When considering the traits of an infallible authority there are three other sets of paired qualities that balance one another, and which are necessary.
First, the Church that speaks with authority must be invisible. In other words, there must be a quality to it which is spiritual and God given and greater than any visible boundaries. This invisible quality means, for instance, that the true members of the church are not defined and specified. The members of this church and the truth she teaches must be ‘known to God alone.’
However, a Church that is only invisible is not satisfactory. We also have to be able to identify this church in history and at the present time. This is why the Catholic church teaches that Christ’s church ‘subsists’ within the Catholic Church. If you want to find Christ’s true church, it is the Catholic Church, but we realize that the true Church is also greater than the visible church.
The authority we are looking for also has to both human and divine. If it is to be infallible, then the church, as an institution, must be divinely inspired and founded by divine action, for it cannot be infallible if it is merely a human institution. However, for this authority to be real and to be active in the world, it must also be incarnated in a human institution.
The final pair of qualities, which goes along with the divine inspiration of the Church, is that this infallible authority must be grounded and fully integrated with Holy Scripture, and the divine inspiration of the Church itself must be discovered in Scripture. If anything is important for man’s salvation (and therefore necessary to be revealed in Scripture) then it is this: for without this foundation the rest of revelation remains subject to private interpretation.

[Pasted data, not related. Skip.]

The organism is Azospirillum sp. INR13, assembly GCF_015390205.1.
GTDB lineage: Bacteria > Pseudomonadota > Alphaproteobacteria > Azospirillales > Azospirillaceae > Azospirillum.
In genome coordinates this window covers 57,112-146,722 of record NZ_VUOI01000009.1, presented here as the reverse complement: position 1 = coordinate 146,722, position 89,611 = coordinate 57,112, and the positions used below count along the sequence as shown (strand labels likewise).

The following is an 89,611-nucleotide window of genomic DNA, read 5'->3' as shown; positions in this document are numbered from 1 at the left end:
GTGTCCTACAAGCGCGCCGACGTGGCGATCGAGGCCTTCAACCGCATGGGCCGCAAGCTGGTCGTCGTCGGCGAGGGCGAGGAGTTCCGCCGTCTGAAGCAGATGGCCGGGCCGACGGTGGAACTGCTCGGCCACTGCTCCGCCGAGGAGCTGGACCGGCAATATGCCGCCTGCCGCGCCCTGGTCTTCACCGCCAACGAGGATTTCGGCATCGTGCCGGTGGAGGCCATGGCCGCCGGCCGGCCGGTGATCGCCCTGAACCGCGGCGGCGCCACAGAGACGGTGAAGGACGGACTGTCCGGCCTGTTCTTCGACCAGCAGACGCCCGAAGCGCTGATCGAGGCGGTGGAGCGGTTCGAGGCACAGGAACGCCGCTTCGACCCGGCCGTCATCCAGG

On the other hand, this authority must not be founded only on Scripture as some sort of blind commitment to an arbitrary religious text. The authority must also be congruent with human reason and compatible with the rest of a reasonable perception of reality. The authority grounded in, and stated in Scripture must also make sense, and the understanding of Scripture itself and its inspiration must be credible and consistent with human reason. If this pair of traits is applicable to the authority itself, then they must also be applicable to the teaching which that authority promulgates. In other words, the what that authority teaches must also be congruent with Scripture and human reason.
When we examine these traits we discover that there is really only one church that has the audacity to claim them all. What other church claims that it’s foundation is by God in Christ himself? None. All others claim, at best, that they share in the apostolic foundation by virtue of apostolic succession, but none claim to be the one church that is founded by Christ on the apostle Peter, and continued to the present day.
It is necessary for every Christian, therefore, to confront these claims and make of them what he will. The old knock down argument can be applied: either Catholics are bad, mad or their claims for this authority are true. That is to say, the Catholic Church, which makes such a claim must be bad for we are lying and we know it, and we wish to deceive as many as possible, or we are mad: we believe something that cannot be true, and even if we are honestly and sincerely mistaken, this too is a form of madness, for we live our lives committed to an unreal proposition.
The other option is that the historic claims for the authority of the Catholic Church are what they claim to be, and as such, the Catholic Church fulfills all the traits we would look for in an infallible authority.
What this means and how this infallible authority is exercised will be the subject of tomorrow’s post.
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